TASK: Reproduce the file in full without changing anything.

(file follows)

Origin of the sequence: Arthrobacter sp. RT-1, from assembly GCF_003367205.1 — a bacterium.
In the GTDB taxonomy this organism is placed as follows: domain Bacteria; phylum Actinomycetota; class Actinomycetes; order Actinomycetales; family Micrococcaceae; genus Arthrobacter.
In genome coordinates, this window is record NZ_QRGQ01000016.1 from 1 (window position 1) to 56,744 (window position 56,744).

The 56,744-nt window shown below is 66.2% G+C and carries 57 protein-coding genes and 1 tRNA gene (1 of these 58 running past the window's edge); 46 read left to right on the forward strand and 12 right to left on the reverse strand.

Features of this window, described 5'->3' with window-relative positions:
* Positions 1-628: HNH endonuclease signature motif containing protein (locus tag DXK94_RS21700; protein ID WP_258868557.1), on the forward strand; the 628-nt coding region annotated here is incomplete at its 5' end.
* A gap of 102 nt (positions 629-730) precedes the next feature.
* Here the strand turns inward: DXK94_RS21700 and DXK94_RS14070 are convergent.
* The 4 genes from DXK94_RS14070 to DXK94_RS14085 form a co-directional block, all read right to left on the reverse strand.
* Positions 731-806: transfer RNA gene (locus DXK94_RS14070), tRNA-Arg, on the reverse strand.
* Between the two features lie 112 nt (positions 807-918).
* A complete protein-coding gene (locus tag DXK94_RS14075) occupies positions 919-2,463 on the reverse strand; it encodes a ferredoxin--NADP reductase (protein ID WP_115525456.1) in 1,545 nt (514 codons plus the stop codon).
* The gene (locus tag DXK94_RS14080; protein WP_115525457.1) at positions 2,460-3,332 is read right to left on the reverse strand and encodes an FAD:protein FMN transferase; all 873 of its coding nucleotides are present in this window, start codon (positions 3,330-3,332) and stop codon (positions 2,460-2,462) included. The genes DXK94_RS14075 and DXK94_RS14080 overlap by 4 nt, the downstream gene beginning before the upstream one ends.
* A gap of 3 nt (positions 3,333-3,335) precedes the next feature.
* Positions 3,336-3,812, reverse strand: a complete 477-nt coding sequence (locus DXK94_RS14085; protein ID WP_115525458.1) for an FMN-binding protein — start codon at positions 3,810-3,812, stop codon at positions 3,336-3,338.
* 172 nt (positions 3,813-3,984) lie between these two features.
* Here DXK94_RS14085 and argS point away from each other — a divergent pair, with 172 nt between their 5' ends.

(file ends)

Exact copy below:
Origin of the sequence: Arthrobacter sp. RT-1, from assembly GCF_003367205.1 — a bacterium.
In the GTDB taxonomy this organism is placed as follows: domain Bacteria; phylum Actinomycetota; class Actinomycetes; order Actinomycetales; family Micrococcaceae; genus Arthrobacter.
In genome coordinates, this window is record NZ_QRGQ01000016.1 from 1 (window position 1) to 56,744 (window position 56,744).

The 56,744-nt window shown below is 66.2% G+C and carries 57 protein-coding genes and 1 tRNA gene (1 of these 58 running past the window's edge); 46 read left to right on the forward strand and 12 right to left on the reverse strand.

Features of this window, described 5'->3' with window-relative positions:
* Positions 1-628: HNH endonuclease signature motif containing protein (locus tag DXK94_RS21700; protein ID WP_258868557.1), on the forward strand; the 628-nt coding region annotated here is incomplete at its 5' end.
* A gap of 102 nt (positions 629-730) precedes the next feature.
* Here the strand turns inward: DXK94_RS21700 and DXK94_RS14070 are convergent.
* The 4 genes from DXK94_RS14070 to DXK94_RS14085 form a co-directional block, all read right to left on the reverse strand.
* Positions 731-806: transfer RNA gene (locus DXK94_RS14070), tRNA-Arg, on the reverse strand.
* Between the two features lie 112 nt (positions 807-918).
* A complete protein-coding gene (locus tag DXK94_RS14075) occupies positions 919-2,463 on the reverse strand; it encodes a ferredoxin--NADP reductase (protein ID WP_115525456.1) in 1,545 nt (514 codons plus the stop codon).
* The gene (locus tag DXK94_RS14080; protein WP_115525457.1) at positions 2,460-3,332 is read right to left on the reverse strand and encodes an FAD:protein FMN transferase; all 873 of its coding nucleotides are present in this window, start codon (positions 3,330-3,332) and stop codon (positions 2,460-2,462) included. The genes DXK94_RS14075 and DXK94_RS14080 overlap by 4 nt, the downstream gene beginning before the upstream one ends.
* A gap of 3 nt (positions 3,333-3,335) precedes the next feature.
* Positions 3,336-3,812, reverse strand: a complete 477-nt coding sequence (locus DXK94_RS14085; protein ID WP_115525458.1) for an FMN-binding protein — start codon at positions 3,810-3,812, stop codon at positions 3,336-3,338.
* 172 nt (positions 3,813-3,984) lie between these two features.
* Here DXK94_RS14085 and argS point away from each other — a divergent pair, with 172 nt between their 5' ends.